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Briefings
24 May 2016

Report: Human Rights implications of climate change mitigation actions, second edition

Executive Summary Countries’ obligations under international human rights law are well established. These include the obligations to respect, protect, and fulfill human rights, which are applicable in the context of climate change. Parties to the United Nations Framework Convention on Climate Change (UNFCCC) recognize that they must respect human rights—including procedural rights—in all climate-related actions….

Briefings
24 May 2016

The climate friendly transition of Europe’s energy intensive industries

The EU has a long-term climate objective of achieving economy-wide emission reductions of 80-95% by 2050 to avoid dangerous climate change. It is often argued that such deep emission reductions are technically impossible or that they would harm the economy and create unemployment.

In the spring of 2016, Carbon Market Watch therefore asked the Institute for European Studies to look at the feasibility of such emission cuts by 2050 in three of the most important manufacturing sectors in Europe: chemicals, steel and cement. The main findings of the report “The Final Frontier – Decarbonising Europe’s energy intensive industries” are summarised in this briefing.

Briefings
19 May 2016

Recommendations for Article 6 of the Paris Agreement

Carbon Market Watch welcomes the opportunity to provide input to the discussions on matters relating to Article 6 of the Paris Agreement.

Briefings
5 May 2016

Cabin cross check: Safety criteria for aviation’s market-based measure

Summary Aviation accounts for approximately 4.9% of all global warming1 and is projected to grow by up to 300% by 2050 if left unaddressed. In order to limit the global average temperature rise to 1.5°C above preindustrial levels, international aviation must contribute to the global effort to reduce emissions. The International Civil Aviation Organization (ICAO), the international body responsible…

Briefings
26 Apr 2016

Fossil fuel subsidies from Europe’s carbon market

Under the EU Emissions Trading System (EU ETS) the power sector no longer receives allowances for free but is required to purchase them from auctioning. An exception is made through the so called Article 10c of the EU ETS Directive. This provision allows lower-income Member States from Central and Eastern Europe to give allowances for free to electricity installations under the condition that they invest at least the equivalent monetary value of the free allowances in the modernisation and diversification of their energy systems.

Briefings
14 Mar 2016

Carbon leakage mythbuster: Sweden

This policy brief interprets the findings of a new study by CE Delft that shows how energy-intensive companies in Sweden have massively profited from their pollution to the count of €700 million because they are deemed to be at risk of “carbon leakage”. “Carbon leakage” refers to a hypothetical situation where companies transfer production to countries with weaker climate policies in order to lower their costs. Under the current EU Emissions Trading System (EU ETS) rules, industrial companies that are believed to be at risk of “carbon leakage” are awarded free pollution permits.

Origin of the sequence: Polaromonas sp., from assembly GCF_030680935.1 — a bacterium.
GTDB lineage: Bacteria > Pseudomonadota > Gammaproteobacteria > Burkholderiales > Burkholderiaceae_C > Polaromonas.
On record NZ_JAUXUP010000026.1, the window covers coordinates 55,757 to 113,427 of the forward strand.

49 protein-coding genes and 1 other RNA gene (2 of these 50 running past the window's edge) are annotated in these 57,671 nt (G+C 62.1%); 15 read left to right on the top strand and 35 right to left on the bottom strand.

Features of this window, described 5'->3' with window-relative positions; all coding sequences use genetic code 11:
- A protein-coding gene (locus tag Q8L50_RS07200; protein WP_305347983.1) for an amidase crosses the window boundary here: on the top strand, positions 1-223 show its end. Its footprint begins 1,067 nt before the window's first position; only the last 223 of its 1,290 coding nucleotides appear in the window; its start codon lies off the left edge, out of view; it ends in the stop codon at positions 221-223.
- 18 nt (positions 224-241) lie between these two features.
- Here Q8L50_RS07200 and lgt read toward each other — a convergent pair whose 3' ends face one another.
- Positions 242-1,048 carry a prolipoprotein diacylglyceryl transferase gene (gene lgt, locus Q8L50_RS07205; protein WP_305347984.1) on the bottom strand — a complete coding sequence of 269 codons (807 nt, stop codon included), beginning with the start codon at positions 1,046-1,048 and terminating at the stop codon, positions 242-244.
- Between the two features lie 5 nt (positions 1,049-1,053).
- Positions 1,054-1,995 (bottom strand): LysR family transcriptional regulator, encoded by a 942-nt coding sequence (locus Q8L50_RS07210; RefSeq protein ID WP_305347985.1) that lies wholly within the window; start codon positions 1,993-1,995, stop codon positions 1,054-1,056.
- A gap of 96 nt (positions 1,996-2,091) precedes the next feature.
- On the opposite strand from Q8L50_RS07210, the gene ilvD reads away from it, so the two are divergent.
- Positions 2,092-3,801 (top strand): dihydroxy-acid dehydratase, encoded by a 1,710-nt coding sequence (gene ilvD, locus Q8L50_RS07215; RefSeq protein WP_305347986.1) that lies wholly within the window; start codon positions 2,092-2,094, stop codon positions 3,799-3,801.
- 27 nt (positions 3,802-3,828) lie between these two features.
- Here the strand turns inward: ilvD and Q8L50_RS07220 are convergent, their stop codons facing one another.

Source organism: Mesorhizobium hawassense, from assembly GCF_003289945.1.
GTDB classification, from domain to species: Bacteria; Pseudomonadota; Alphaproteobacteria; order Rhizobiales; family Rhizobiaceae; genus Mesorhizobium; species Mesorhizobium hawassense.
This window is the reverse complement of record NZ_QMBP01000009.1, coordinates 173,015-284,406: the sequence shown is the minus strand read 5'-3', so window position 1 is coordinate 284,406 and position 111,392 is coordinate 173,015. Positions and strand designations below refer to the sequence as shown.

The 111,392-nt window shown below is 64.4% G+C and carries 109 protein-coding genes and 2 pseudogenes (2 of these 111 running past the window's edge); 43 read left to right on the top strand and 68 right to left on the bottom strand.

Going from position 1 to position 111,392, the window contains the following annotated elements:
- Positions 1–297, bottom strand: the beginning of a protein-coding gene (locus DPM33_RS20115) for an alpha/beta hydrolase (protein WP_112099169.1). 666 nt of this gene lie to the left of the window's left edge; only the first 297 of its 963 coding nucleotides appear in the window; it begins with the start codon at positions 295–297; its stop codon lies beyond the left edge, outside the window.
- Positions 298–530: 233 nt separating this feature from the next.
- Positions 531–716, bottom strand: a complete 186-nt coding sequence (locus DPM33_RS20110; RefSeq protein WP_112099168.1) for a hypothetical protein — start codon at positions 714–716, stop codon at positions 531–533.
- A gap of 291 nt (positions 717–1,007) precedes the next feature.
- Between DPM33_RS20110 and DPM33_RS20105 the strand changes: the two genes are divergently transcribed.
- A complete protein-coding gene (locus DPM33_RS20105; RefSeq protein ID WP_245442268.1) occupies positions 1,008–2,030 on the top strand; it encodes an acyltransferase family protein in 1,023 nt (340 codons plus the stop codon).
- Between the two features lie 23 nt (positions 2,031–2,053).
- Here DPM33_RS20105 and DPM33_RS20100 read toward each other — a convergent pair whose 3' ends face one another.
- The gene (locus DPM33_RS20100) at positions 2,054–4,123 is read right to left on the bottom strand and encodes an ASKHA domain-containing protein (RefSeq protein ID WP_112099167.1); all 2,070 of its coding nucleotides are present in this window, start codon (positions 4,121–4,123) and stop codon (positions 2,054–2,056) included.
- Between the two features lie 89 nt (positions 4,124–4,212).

Briefings
14 Mar 2016

Carbon leakage mythbuster: Netherlands

This policy brief interprets the findings of a new study by CE Delft that shows how energy-intensive companies in the Netherlands have massively profited from their pollution to the count of €1 billion because they are deemed to be at risk of “carbon leakage”. “Carbon leakage” refers to a hypothetical situation where companies transfer production to countries with weaker climate policies in order to lower their costs. Under the current EU Emissions Trading System (EU ETS) rules, industrial companies that are believed to be at risk of “carbon leakage” are awarded free pollution permits.

Briefings
14 Mar 2016

Carbon leakage mythbuster: Germany

This policy brief interprets the findings of a new study by CE Delft that shows how energy-intensive companies in Germany have massively profited from their pollution to the count of €4.5 billion because they are deemed to be at risk of “carbon leakage”. “Carbon leakage” refers to a hypothetical situation where companies transfer production to countries with weaker climate policies in order to lower their costs. Under the current EU Emissions Trading System (EU ETS) rules, industrial companies that are believed to be at risk of “carbon leakage” are awarded free pollution permits.

Briefings
14 Mar 2016

Carbon leakage mythbuster: France

This policy brief interprets the findings of a new study by CE Delft that shows how energy-intensive companies in France have massively profited from their pollution to the count of €2.7 billion because they are deemed to be at risk of “carbon leakage”. “Carbon leakage” refers to a hypothetical situation where companies transfer production to countries with weaker climate policies in order to lower their costs. Under the current EU Emissions Trading System (EU ETS) rules, industrial companies that are believed to be at risk of “carbon leakage” are awarded free pollution permits.

Briefings
14 Mar 2016

Carbon leakage mythbuster: United Kingdom

This policy brief interprets the findings of a new study by CE Delft that shows how energy-intensive companies in the UK have massively profited from their pollution to the count of €3.1 billion because they are deemed to be at risk of “carbon leakage”. “Carbon leakage” refers to a hypothetical situation where companies transfer production to countries with weaker climate policies in order to lower their costs. Under the current EU Emissions Trading System (EU ETS) rules, industrial companies that are believed to be at risk of “carbon leakage” are awarded free pollution permits.